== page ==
Large and small companies are seeking strategies to reduce their water use and impact on the environment and to mitigate risk in drought years.
Driving in from the north, the effects of a dry summer are blatantly apparent. While initially it appears as though Stings renowned song Fields of Gold is a good description for the landscape, it quickly becomes obvious even that phrase is too generous. Instead the plains are bleached of life, reminding one of a golden beach or desert. The only relief on the horizon is the copses of trees and the luscious verdant greens of the vineyards dotted on the slopes and flat land.
What can there be to forage in a region as dry and over heated as this? I ask myself.
I quickly discover that there is plenty, regardless of the current conditions.
The North Canterbury Forage was the brainchild of seven local wineries, who are all practising what they are promoting. As organiser Angela Clifford from Tongue In Groove Wines told the international media who had been invited to take part in the day-long forage; “This is not a staged event – this is actually how we live.”
Held at the beginning of February, the promotional event was a one of a kind, that enthralled all who took part.
Gathering in the early hours at Pegasus Bay for breakfast, the media, a number of chefs and winery representatives were split into groups. Each group was tasked with foraging for different food items.
There was the seaside group – who managed to bring crayfish, paua, tua tuas, mussels and fish to the party. There was the hunting group, that despite spending a warm night on a high country property, didn’t actually manage to bring a deer home (thankfully though one had been caught a few days earlier). The roadside foragers picked elderberries, prickly pears (I now know why they have that name), wild parsley, plums and fennel. Other groups were tasked with foraging for vegetables, edible flowers, fruit, honey and truffles. Within six hours, an abundance of produce was brought back to Black Estate, where 10 chefs oohed and aahed, prior to coming up with a menu utilising the super fresh, foraged food items.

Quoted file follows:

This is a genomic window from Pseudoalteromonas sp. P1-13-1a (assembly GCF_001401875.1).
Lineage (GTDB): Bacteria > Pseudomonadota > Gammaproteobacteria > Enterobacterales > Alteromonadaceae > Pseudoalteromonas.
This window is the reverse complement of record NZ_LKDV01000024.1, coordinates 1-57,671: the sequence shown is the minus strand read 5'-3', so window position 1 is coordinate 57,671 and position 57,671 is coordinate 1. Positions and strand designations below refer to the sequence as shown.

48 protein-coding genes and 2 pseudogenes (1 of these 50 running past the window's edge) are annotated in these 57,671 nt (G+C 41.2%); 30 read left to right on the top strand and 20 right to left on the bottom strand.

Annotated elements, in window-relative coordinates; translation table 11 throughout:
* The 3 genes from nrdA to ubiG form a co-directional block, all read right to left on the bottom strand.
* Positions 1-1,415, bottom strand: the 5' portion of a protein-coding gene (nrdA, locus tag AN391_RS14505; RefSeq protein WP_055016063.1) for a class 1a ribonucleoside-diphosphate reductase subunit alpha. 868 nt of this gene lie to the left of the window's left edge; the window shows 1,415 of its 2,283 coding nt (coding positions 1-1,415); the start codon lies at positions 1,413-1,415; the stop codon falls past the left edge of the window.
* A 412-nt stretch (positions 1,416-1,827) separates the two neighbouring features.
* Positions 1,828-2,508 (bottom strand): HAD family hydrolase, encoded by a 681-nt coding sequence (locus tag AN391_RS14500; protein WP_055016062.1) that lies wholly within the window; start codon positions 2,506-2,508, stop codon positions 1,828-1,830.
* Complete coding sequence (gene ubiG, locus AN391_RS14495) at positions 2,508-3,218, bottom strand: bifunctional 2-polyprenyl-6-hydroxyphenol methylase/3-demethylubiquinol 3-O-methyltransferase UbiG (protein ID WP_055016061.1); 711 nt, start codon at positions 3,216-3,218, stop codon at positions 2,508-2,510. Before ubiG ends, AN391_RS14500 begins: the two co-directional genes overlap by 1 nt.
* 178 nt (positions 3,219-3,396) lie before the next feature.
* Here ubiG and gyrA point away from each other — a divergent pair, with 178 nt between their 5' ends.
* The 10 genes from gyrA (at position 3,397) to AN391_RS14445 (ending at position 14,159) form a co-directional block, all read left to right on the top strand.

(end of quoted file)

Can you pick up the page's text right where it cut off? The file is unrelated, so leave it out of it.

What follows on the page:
Which brings me to the point, that this was not a staged event. While it was a concerted and organised promotion, the foraging itself is something that many winemakers and growers do, on a regular basis. Visit the wineries themselves and you will see vegetable and herb gardens, providing a source of produce for their own restaurants, or their staff. Many of the vineyards are set among farms, which raise ducks, chickens, sheep and cows (often for milk).
Many are almost self-sustaining in terms of produce, with wild foraging adding the extras not grown at home.
And the locally grown food, matches perfectly with the wines that are making Waipara an internationally recognised wine region. Just as terroir describes a sense of place in wine, Clifford says it also describes the locally grown food. The two go hand in hand – wine and food.
That became obvious when the 10 chefs produced nine separate dishes, using only the products that had been sourced and collected during the forage itself. From lamb with lentils and truffles, through to tua tua, paua and pickled radish, each course was accompanied by a Waipara wine varietal. With close to 20 wines available for tasting, the evening gave the media along with the winery personnel a chance to truly appreciate the distinct link between Waipara food and Waipara wine.